Currently undertaking a PhD (2017-2021) using population genetics and stable isotopes to understand pre-whaling ecology, connectivity and diversity of baleen whale populations in the South Atlantic. Based at the University of Cambridge Archaeology Department and British Antarctic Survey, Cambridge – in collaboration with the Natural History Museum, London.
PhD research background
For centuries, whales have been commercially exploited for their blubber, vast amounts of oil, food and numerous other provisions. During the 20th Century, humans invented the exploding harpoon which meant all whale species could now be targeted. This innovation alongside the invention of factory ships meant we could target and harvest whales across the globe at an enormous and unsustainable rate. By 1986 over 2 million whales were killed in the Southern Hemisphere alone and many populations declined by up to 90%. The SouthWest Atlantic was the epicentre of 20th Century whaling, with 8.6% of all Southern Hemisphere catches made within a day’s sailing of one sub-Antarctic island.
Understanding the impacts of 20th Century whaling on population structure and diversity is vital to provide accurate baselines for current conservation measures.
My research focuses on using population genetics and stable isotopes to understand pre-whaling ecology, connectivity and diversity of baleen whale populations in the South Atlantic.
Using comparative analyses with phylogenetic techniques to gain a deeper understanding of broad-scale patterns in ecological systems using the COMPADRE and COMADRE demographic databases, College of Life and Environmental Sciences, University of Exeter Cornwall Campus – with Professor Dave Hodgson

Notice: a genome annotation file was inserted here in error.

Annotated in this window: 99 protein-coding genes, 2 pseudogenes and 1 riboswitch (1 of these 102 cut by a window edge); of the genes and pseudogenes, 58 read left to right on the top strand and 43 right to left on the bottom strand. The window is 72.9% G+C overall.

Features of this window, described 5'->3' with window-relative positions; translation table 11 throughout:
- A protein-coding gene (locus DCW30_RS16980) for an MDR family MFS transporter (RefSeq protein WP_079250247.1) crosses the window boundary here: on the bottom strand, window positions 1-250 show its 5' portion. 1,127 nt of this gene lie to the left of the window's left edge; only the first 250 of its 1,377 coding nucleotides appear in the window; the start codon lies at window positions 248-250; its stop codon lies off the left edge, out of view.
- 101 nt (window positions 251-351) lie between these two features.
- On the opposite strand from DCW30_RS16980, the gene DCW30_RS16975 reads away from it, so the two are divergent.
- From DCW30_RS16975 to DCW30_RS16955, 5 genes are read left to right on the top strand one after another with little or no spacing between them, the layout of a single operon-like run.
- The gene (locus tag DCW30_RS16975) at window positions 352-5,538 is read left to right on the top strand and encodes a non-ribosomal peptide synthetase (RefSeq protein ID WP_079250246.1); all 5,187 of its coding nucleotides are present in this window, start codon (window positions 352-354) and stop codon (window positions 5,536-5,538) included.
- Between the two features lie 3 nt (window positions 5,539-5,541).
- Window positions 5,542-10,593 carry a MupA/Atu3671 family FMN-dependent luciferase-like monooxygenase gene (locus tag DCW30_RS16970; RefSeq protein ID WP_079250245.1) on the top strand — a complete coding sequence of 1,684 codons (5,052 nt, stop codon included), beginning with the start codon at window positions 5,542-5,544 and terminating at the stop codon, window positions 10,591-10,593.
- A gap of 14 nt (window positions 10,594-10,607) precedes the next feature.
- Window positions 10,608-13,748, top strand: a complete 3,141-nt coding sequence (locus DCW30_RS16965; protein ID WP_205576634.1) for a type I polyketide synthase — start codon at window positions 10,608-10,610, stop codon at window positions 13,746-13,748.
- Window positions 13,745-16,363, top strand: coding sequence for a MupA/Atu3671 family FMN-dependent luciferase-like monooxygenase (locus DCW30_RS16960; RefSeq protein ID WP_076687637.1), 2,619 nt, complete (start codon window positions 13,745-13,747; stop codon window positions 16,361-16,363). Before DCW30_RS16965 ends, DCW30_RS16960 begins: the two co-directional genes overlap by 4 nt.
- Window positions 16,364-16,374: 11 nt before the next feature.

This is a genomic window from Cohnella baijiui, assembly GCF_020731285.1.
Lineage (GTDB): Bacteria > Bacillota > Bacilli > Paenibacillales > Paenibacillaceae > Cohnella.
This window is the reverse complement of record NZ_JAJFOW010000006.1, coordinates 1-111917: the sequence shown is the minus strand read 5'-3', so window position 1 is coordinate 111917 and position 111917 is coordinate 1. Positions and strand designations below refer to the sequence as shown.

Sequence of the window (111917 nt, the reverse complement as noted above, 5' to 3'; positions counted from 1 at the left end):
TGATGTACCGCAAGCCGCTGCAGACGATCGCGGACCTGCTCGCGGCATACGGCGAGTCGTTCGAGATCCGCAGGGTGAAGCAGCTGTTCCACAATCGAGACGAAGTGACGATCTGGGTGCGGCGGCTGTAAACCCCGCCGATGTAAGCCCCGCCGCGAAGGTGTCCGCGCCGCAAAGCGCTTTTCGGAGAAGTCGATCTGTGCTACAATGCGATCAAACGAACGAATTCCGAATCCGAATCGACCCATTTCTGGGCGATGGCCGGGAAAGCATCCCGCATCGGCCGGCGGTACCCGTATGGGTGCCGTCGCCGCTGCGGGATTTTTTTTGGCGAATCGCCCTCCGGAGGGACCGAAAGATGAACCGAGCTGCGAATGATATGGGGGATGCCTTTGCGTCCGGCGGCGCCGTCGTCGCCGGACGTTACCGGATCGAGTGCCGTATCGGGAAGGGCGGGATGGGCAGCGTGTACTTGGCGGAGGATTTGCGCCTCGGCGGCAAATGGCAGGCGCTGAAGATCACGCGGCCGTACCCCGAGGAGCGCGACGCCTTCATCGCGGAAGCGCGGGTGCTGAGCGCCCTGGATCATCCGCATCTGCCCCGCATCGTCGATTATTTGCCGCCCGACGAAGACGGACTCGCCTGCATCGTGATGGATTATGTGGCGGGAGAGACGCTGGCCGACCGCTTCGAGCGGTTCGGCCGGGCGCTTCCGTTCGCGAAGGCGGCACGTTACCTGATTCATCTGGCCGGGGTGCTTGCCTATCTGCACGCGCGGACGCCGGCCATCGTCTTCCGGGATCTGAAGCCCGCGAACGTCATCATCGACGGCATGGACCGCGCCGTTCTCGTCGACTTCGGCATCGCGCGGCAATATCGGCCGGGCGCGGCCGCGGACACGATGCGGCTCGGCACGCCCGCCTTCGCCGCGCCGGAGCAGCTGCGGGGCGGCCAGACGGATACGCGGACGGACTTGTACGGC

Computing development officer, website development and ‘compadrino’ of the COMPADRE and COMADRE demographic databases with Professor Dave Hodgson, University of Exeter – in collaboration with Dr Rob Salguero-Gomez, University of Oxford and Dr Owen Jones, University of Southern Denmark
Determining the response of Harbour porpoise to a novel bycatch mitigation mechanism using passive acoustic monitoring, MSc project with Dr Matthew Witt at the University of Exeter – in collaboration with Nick Tregenza at Chelonia LTD, Cornwall
Research assistant at Whitley Wildlife Conservation Trust (WWCT) – understanding the welfare implications of visitor feeding experiences on captive zoo animals at Newquay Zoo, Cornwall – in collaboration with Dr Kathy Baker at WWCT
MSc with Distinction – Conservation & Biodiversity, University of Exeter
BSc with Class 1 Honours – Zoology with Employment Experience, University of Sheffield
PhD Project Supervisory Panel and Research Interests:
Dr Jennifer Jackson, British Antarctic Survey: population dynamic modelling to understand the population history of exploited whales
Dr Tamsin O’Connell, University of Cambridge Archaeology Department: using biochemistry techniques including isotopic analysis to explore signals of diet and climate in human and animal tissues
Professor Ian Barnes, Natural History Museum: using modern and ancient DNA, together with protein and isotope data, to understand how organisms adapt and react to changes in their environment
Dr Will Goodall Copestake, British Antarctic Survey: the application of molecular genetic methods to investigate marine biodiversity in order to generate data of value for environmental conservation efforts
Dr Gabriele Stowasser, British Antarctic Survey: using biochemical methods such as stable isotope and fatty acid analysis to study marine food webs, their functioning and connectivity
Dr Phil Trathan, British Antarctic Survey: senior principal research in biology, ecology and management of marine ecosystems in the Antarctic
Hosken, D. J., Buss, D. L. & Hodgson, D. J. Beware the F test (or, how to compare variances). Anim. Behav. 136, 119–126 (2018/2)